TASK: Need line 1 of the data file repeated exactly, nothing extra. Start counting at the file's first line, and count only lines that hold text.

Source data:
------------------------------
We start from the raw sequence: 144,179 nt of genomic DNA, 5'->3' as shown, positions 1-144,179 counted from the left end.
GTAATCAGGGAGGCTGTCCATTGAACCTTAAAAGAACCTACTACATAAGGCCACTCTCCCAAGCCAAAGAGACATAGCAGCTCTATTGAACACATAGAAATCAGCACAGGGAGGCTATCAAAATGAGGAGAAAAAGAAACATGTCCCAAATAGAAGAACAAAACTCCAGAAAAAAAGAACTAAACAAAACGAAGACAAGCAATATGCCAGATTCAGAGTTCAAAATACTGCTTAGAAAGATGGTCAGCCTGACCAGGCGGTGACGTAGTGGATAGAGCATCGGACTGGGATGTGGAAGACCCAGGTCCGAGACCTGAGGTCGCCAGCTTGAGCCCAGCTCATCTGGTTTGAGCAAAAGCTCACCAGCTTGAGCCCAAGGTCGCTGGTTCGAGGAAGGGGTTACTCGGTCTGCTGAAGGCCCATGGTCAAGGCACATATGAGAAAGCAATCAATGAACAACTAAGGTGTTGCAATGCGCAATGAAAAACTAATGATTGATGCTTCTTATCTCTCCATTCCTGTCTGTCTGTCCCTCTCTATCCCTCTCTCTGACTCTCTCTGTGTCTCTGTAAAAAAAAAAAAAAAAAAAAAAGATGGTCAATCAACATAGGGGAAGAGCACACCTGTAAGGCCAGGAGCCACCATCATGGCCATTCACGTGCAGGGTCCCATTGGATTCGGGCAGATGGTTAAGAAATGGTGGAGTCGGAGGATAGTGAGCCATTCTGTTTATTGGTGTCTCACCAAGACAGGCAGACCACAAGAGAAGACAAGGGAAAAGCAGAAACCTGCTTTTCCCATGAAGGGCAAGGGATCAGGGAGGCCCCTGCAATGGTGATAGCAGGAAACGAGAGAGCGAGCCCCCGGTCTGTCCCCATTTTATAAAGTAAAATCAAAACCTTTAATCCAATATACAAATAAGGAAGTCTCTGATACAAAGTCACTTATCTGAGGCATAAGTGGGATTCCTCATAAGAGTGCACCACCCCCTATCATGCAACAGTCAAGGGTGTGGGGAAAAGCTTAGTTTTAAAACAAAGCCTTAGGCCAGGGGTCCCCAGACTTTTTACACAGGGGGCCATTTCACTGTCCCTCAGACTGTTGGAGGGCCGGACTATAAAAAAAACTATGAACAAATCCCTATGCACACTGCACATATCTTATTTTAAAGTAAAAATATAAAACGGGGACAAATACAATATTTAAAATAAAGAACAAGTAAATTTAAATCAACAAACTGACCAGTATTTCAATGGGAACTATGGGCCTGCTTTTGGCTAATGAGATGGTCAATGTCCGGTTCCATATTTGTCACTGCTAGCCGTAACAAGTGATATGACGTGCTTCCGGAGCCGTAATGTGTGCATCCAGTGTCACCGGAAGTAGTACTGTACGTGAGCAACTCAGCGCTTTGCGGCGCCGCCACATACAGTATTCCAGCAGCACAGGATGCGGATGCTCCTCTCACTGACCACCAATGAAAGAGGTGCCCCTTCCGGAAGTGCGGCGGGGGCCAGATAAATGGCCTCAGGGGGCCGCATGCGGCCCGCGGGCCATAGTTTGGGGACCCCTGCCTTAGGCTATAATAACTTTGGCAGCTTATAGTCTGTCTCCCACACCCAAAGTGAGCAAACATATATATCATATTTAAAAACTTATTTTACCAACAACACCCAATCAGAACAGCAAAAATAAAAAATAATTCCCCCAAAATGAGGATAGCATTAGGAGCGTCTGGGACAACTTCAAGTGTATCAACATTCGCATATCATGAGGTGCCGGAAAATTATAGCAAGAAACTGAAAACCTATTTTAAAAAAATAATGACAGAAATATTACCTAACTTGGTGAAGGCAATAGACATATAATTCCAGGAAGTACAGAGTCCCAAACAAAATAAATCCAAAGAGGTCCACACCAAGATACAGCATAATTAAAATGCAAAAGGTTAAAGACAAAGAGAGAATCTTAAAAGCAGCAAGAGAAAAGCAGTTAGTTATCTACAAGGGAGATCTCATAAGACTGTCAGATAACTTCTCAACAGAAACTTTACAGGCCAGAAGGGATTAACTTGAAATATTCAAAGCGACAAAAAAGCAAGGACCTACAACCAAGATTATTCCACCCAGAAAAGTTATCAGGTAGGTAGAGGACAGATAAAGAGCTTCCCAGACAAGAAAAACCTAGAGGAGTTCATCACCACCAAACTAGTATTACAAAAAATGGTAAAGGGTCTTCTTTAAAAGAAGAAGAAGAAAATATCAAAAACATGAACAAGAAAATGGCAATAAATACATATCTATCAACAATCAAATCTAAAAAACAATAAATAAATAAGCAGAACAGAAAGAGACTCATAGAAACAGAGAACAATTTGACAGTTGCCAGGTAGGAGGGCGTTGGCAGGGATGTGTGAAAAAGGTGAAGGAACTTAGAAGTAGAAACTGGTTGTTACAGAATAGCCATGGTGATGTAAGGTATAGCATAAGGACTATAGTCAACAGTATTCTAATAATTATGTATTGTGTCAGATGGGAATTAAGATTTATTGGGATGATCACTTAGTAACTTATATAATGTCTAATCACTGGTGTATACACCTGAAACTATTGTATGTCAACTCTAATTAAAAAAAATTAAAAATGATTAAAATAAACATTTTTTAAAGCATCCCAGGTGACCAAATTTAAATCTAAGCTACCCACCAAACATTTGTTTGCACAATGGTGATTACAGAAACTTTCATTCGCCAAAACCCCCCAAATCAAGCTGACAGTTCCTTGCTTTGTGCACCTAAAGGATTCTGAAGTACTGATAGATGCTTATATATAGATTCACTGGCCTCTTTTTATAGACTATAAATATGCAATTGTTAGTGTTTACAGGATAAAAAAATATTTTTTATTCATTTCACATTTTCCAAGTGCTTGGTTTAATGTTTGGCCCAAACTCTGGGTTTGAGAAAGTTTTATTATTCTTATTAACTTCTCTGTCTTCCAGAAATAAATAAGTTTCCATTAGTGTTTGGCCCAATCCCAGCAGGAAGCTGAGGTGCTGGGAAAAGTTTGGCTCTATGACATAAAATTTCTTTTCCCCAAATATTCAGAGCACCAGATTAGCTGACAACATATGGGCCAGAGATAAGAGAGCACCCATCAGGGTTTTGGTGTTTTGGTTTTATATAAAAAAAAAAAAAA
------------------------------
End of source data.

We start from the raw sequence: 144,179 nt of genomic DNA, 5'->3' as shown, positions 1-144,179 counted from the left end.